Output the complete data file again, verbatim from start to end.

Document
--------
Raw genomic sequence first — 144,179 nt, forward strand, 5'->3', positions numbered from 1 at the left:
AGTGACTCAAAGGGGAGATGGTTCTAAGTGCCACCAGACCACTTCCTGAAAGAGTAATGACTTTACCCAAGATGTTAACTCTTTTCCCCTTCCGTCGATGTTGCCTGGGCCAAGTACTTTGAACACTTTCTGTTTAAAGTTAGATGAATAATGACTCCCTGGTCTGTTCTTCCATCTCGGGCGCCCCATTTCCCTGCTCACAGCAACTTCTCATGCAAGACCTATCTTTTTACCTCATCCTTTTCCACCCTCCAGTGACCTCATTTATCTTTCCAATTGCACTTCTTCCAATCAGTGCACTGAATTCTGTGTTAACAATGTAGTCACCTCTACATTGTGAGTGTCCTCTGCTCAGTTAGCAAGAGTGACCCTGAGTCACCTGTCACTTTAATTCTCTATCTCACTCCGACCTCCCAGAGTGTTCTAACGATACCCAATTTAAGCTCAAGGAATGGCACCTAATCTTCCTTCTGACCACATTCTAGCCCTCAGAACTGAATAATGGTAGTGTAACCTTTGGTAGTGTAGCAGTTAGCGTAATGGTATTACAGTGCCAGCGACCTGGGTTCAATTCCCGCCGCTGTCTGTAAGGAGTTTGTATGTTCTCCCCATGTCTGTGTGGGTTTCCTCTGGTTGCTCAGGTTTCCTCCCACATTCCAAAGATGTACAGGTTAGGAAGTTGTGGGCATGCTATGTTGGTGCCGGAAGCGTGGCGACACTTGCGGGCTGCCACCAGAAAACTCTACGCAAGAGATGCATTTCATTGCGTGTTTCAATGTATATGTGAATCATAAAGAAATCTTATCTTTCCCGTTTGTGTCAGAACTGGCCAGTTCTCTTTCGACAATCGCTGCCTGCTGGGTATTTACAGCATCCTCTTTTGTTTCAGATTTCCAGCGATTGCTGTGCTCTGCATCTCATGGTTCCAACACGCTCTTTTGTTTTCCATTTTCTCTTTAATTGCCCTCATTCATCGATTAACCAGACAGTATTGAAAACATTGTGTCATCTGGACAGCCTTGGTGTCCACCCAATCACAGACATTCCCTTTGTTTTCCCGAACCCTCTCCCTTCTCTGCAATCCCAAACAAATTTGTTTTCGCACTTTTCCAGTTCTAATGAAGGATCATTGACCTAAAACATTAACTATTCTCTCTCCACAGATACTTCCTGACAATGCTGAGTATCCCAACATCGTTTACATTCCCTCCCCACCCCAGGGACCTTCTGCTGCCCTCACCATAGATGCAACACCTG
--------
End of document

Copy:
Raw genomic sequence first — 144,179 nt, forward strand, 5'->3', positions numbered from 1 at the left:
AGTGACTCAAAGGGGAGATGGTTCTAAGTGCCACCAGACCACTTCCTGAAAGAGTAATGACTTTACCCAAGATGTTAACTCTTTTCCCCTTCCGTCGATGTTGCCTGGGCCAAGTACTTTGAACACTTTCTGTTTAAAGTTAGATGAATAATGACTCCCTGGTCTGTTCTTCCATCTCGGGCGCCCCATTTCCCTGCTCACAGCAACTTCTCATGCAAGACCTATCTTTTTACCTCATCCTTTTCCACCCTCCAGTGACCTCATTTATCTTTCCAATTGCACTTCTTCCAATCAGTGCACTGAATTCTGTGTTAACAATGTAGTCACCTCTACATTGTGAGTGTCCTCTGCTCAGTTAGCAAGAGTGACCCTGAGTCACCTGTCACTTTAATTCTCTATCTCACTCCGACCTCCCAGAGTGTTCTAACGATACCCAATTTAAGCTCAAGGAATGGCACCTAATCTTCCTTCTGACCACATTCTAGCCCTCAGAACTGAATAATGGTAGTGTAACCTTTGGTAGTGTAGCAGTTAGCGTAATGGTATTACAGTGCCAGCGACCTGGGTTCAATTCCCGCCGCTGTCTGTAAGGAGTTTGTATGTTCTCCCCATGTCTGTGTGGGTTTCCTCTGGTTGCTCAGGTTTCCTCCCACATTCCAAAGATGTACAGGTTAGGAAGTTGTGGGCATGCTATGTTGGTGCCGGAAGCGTGGCGACACTTGCGGGCTGCCACCAGAAAACTCTACGCAAGAGATGCATTTCATTGCGTGTTTCAATGTATATGTGAATCATAAAGAAATCTTATCTTTCCCGTTTGTGTCAGAACTGGCCAGTTCTCTTTCGACAATCGCTGCCTGCTGGGTATTTACAGCATCCTCTTTTGTTTCAGATTTCCAGCGATTGCTGTGCTCTGCATCTCATGGTTCCAACACGCTCTTTTGTTTTCCATTTTCTCTTTAATTGCCCTCATTCATCGATTAACCAGACAGTATTGAAAACATTGTGTCATCTGGACAGCCTTGGTGTCCACCCAATCACAGACATTCCCTTTGTTTTCCCGAACCCTCTCCCTTCTCTGCAATCCCAAACAAATTTGTTTTCGCACTTTTCCAGTTCTAATGAAGGATCATTGACCTAAAACATTAACTATTCTCTCTCCACAGATACTTCCTGACAATGCTGAGTATCCCAACATCGTTTACATTCCCTCCCCACCCCAGGGACCTTCTGCTGCCCTCACCATAGATGCAACACCTG